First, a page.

A new analysis from the Congressional Budget Office finds the 30-year shipbuilding plan released by the Navy last year may leave the service in financial straits.
Over three decades, the analysis finds, the Navy will spend $60 billion more than its own estimates indicate, and the plan overall would cost nearly a third more than the service spent on shipbuilding across the last three years.
The four-page summary concludes that planners and lawmakers have a choice: Maintain current shipbuilding spending levels and purchase 29 ships instead of 38 over the 2017-2021 construction period, a reduction of nearly 25 percent — or find savings elsewhere in the Navy and Defense Department budget and increasing shipbuilding funds.
The summary assesses the Navy’s plan to build the fleet to a total of 308 ships by 2021, a goal originally set in 2014. Its current fleet has 274 ships. The assessment does not, however, account for a new force structure assessment released in December that called for a fleet of 355 ships to meet the Navy’s operational needs going forward.
A Navy spokesman, Lt. j.g. Seth Clarke, told Military.com in a statement that the recent assessment was focused on the Navy’s operational needs, rather than its fiscal constraints.
“While the Force Structure Assessment (FSA) process is fiscally informed, in that it considers the cost benefit of options, when they exist, to deliver the required capability, it is not fiscally constrained,” he said.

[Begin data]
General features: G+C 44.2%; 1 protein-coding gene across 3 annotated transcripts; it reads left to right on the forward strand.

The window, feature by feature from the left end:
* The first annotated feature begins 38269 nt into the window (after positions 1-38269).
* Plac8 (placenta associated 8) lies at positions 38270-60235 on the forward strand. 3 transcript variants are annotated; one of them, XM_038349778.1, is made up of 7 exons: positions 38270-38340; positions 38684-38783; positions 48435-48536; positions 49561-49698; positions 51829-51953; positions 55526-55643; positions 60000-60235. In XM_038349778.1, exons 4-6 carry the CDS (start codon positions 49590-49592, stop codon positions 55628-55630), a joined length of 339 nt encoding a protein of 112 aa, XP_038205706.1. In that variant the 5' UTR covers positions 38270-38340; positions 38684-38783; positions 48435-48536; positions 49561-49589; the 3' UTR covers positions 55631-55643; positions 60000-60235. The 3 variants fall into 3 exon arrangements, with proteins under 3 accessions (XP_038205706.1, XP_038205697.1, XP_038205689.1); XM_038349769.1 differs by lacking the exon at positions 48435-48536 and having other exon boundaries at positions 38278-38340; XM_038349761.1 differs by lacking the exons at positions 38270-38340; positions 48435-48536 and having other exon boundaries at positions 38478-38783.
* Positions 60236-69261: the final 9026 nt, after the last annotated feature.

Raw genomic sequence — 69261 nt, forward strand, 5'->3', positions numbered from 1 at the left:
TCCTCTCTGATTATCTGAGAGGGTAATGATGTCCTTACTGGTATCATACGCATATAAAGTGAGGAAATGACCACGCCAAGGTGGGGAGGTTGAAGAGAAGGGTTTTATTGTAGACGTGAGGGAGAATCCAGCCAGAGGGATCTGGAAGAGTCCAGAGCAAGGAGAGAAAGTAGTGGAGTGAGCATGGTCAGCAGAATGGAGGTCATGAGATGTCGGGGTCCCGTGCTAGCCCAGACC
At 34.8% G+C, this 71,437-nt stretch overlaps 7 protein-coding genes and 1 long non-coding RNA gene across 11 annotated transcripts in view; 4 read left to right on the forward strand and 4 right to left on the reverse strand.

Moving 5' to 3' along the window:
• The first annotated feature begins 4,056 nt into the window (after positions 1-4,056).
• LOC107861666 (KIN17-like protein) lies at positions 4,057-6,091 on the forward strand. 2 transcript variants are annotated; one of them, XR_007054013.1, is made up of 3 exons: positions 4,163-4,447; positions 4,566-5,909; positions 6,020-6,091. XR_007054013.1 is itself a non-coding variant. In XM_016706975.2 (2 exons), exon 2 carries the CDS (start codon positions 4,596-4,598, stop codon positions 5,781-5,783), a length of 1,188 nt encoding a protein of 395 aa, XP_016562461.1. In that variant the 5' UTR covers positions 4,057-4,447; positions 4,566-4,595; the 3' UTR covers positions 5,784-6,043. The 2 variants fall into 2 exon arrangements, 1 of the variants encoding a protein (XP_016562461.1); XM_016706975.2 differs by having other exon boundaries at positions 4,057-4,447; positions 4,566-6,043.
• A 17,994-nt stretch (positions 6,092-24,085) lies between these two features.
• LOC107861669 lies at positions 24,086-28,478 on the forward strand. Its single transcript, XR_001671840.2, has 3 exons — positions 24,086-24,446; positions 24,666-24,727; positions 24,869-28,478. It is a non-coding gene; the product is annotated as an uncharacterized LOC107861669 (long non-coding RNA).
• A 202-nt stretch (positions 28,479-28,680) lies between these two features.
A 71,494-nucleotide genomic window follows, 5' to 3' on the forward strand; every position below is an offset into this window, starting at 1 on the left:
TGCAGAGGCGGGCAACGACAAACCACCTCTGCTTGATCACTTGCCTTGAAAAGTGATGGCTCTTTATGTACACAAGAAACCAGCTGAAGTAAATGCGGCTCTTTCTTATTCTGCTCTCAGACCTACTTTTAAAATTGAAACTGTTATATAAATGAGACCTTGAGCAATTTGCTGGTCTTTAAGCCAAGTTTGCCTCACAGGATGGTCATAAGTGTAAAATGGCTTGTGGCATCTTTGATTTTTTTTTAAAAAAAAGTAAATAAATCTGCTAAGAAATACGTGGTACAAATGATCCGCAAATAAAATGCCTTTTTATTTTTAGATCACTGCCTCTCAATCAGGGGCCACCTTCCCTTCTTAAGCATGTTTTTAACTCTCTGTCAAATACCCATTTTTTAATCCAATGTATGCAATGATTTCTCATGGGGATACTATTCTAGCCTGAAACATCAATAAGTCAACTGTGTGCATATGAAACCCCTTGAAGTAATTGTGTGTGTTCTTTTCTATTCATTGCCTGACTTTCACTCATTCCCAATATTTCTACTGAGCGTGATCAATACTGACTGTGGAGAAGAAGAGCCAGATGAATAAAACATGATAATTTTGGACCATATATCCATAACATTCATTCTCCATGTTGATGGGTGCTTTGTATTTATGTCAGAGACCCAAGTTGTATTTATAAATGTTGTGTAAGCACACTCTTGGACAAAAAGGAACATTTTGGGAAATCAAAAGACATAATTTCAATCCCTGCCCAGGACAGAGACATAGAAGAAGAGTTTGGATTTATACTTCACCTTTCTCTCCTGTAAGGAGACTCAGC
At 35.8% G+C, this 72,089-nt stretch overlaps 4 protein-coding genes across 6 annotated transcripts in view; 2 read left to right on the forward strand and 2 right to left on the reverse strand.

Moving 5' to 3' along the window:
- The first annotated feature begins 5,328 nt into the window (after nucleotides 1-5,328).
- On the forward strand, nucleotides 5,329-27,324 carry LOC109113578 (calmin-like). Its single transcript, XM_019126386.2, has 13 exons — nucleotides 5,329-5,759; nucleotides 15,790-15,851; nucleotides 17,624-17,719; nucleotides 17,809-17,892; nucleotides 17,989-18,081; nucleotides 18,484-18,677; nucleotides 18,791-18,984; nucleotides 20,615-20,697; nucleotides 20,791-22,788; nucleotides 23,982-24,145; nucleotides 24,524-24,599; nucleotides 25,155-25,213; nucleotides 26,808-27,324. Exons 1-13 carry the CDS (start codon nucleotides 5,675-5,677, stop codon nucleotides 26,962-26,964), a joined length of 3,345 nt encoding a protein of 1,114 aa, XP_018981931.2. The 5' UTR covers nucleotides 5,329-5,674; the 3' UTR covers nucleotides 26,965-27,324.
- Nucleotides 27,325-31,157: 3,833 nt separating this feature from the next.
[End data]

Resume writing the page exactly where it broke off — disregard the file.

“There are certainly affordability challenges in procuring a larger force, especially while recapitalizing the nation’s critical sea-based strategic deterrent,” he added. “However, the FSA’s primary purpose is to determine the battle force needed to meet strategic guidance with acceptable risk.”
Yet the current 30-year shipbuilding plan is roughly in line with what has been proposed in previous years. The primary difference is a reduced request for small surface combatants: littoral combat ships and future frigates. The plan reduced the build demand for these ships from 67 to 58 last year as the Defense Department called for fewer of the ships.
Though the plans may be similar, Congressional Budget Office officials said the Navy will end up paying much more than expected due to two miscalculations. First, the report’s authors said, the Navy’s shipbuilding estimates aren’t high enough, to the tune of $1.9 billion a year, or $57 billion over three decades.
“CBO’s estimates are higher because its estimating methods and assumptions regarding future ships’ design and capabilities differ from those that the Navy uses and because its treatment of growth in the costs of labor and materials for building ships is different from the Navy’s,” the authors write.
Second, they said, the Navy’s plan excludes other costs that should be included in the budget, including refueling aircraft carriers or outfitting ships after delivery, which would account for $1.8 billion of the additional cost, according to the authors’ calculations.
The authors also warned that the Navy may face more severe ship shortfalls than planned for, due to overly conservative estimates regarding the ships’ service lives. In its current plan, they said, the Navy estimates large surface combatants will serve between 35 and 40 years, while historically, few of those ships have been able to remain in service more than 30 years.
The simplest solution, they concluded, may be an increase in funding to account for the alleged higher costs.
“Facing similar constraints, in setting the appropriations for each year from 2013 through 2016, the Congress added $1 billion to $2 billion to the Administration’s request for shipbuilding,” they wrote.